April 3 2018
By Steve Morley
“From 2007 to 2016, higher ed campuses grew by more than 10 percent in building space, outpacing the 8 percent growth in enrollment during the same period...
“’Higher ed administrators are being told they have to build new space to accommodate all these new programs, when in fact, so much of the space they have is underutilized...The focus needs to be more on how that space gets changed to accommodate the needs of these evolving programs.’”
-from "How colleges manage inner space: Flexible design, more efficient classroom usage, and integrated planning all help institutions get the most out of interior building space"
What we know: comprehensive campus master planning (1) begins with available resources and (2) affirmatively answers the question: are we making the best use of our spaces? Space utilization assessments are essential to determining actual need. Determining the campus's space needs requires asking the right questions of your constituents and being willing to take into account the variety of answers you get--and then do something about identified inefficiencies and spaces that are underutilized.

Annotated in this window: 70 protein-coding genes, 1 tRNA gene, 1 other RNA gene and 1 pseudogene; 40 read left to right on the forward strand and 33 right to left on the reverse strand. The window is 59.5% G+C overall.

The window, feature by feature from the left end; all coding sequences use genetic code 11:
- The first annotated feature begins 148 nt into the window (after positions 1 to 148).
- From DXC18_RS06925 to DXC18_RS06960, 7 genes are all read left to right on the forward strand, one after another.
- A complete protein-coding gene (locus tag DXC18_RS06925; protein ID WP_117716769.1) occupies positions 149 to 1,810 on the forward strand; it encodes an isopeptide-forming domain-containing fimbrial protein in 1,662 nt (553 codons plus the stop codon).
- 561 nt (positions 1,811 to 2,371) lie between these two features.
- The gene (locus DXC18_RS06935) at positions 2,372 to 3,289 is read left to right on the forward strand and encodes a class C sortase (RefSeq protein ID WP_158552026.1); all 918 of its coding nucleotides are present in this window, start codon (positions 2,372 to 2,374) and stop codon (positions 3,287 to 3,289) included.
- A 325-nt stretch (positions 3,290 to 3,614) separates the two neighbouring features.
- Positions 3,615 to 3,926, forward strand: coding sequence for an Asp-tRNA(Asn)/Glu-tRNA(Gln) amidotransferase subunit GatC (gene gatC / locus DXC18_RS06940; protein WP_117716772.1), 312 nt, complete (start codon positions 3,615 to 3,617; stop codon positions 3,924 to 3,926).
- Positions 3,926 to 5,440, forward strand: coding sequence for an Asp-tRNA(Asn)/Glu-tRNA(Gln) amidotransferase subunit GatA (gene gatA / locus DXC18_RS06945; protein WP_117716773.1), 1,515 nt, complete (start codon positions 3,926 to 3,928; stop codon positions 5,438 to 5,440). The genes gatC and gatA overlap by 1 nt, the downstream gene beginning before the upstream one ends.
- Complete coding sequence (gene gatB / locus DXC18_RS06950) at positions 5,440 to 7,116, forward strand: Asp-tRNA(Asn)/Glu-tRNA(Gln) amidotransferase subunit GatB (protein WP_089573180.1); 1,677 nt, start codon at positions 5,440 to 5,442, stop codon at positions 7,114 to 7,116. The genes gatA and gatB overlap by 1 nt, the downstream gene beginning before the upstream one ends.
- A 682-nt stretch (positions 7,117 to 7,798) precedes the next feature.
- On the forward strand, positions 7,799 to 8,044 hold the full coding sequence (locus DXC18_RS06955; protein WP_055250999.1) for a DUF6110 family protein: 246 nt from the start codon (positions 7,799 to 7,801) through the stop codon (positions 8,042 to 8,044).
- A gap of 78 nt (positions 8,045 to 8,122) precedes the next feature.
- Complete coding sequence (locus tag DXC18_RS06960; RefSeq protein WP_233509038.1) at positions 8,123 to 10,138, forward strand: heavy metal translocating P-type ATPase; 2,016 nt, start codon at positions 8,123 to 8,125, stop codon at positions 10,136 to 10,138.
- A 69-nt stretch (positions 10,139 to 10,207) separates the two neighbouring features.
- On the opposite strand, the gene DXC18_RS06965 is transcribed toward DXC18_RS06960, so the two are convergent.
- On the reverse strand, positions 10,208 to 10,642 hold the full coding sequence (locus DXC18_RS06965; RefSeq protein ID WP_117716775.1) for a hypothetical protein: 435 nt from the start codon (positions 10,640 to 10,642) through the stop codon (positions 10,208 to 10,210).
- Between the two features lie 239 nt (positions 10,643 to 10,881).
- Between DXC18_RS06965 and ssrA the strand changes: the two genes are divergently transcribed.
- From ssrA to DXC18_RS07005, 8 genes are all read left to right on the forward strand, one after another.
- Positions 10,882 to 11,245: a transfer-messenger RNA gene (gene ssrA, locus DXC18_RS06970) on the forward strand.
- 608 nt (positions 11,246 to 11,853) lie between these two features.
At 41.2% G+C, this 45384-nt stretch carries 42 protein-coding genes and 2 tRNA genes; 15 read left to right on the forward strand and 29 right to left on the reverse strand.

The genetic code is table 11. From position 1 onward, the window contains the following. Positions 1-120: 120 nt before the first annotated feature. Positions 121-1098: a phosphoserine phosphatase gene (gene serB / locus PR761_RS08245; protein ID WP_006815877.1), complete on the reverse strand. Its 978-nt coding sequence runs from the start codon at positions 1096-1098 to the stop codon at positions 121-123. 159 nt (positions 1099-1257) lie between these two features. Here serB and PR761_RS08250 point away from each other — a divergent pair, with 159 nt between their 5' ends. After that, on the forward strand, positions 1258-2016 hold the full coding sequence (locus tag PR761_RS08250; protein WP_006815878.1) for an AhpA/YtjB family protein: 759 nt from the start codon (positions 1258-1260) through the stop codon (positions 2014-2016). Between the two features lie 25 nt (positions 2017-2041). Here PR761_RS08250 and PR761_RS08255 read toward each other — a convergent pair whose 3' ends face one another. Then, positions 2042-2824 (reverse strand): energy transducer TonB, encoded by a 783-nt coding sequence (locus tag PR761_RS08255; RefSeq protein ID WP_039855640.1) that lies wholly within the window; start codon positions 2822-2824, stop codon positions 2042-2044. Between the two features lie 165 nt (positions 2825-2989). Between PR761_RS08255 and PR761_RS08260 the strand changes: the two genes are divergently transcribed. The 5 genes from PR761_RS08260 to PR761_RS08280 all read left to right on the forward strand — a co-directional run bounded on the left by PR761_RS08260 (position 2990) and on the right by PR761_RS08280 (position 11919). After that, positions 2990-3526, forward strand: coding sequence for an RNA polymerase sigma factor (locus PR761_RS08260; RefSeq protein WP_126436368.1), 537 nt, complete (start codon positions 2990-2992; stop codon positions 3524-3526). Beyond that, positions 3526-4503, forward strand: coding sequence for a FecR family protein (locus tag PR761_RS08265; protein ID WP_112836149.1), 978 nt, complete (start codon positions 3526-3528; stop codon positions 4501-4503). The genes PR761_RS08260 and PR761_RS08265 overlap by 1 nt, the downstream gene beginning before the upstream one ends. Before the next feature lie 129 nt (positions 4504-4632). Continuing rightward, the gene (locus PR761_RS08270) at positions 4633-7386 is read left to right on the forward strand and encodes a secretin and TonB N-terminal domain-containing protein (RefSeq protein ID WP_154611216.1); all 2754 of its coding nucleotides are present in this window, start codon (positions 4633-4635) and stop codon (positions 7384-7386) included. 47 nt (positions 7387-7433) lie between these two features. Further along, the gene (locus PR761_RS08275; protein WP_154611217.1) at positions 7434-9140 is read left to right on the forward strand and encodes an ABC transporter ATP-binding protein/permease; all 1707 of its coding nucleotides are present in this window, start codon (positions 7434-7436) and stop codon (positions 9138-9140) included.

The “and” spaces mentioned in the article above—spaces that are able to be used for multiple purposes—are achieved through an approach that seeks to develop “thick” spaces; i.e., spaces that serve different purposes across the span of a day that are utilized by a variety of users within the university community. Multi-use spaces are intentionally designed and constructed with versatility in mind, serving more students and faculty on a more consistent basis than traditional classrooms. The classrooms of yesteryear tend to sit empty for large portions of the day; modern multi-use spaces tend to be utilized more regularly as their layout and functionality contribute to collaborative, living-and-learning communities.
A campus planning process that is both comprehensive and inclusive of the whole university allows for these “thick/and” spaces to be developed in a manner that addresses multiple needs at once, creating efficiencies in academic planning and saving resources like space, time, and dollars.What questions are you asking your campus constituents about space utilization? What are you prepared to do with the answers?
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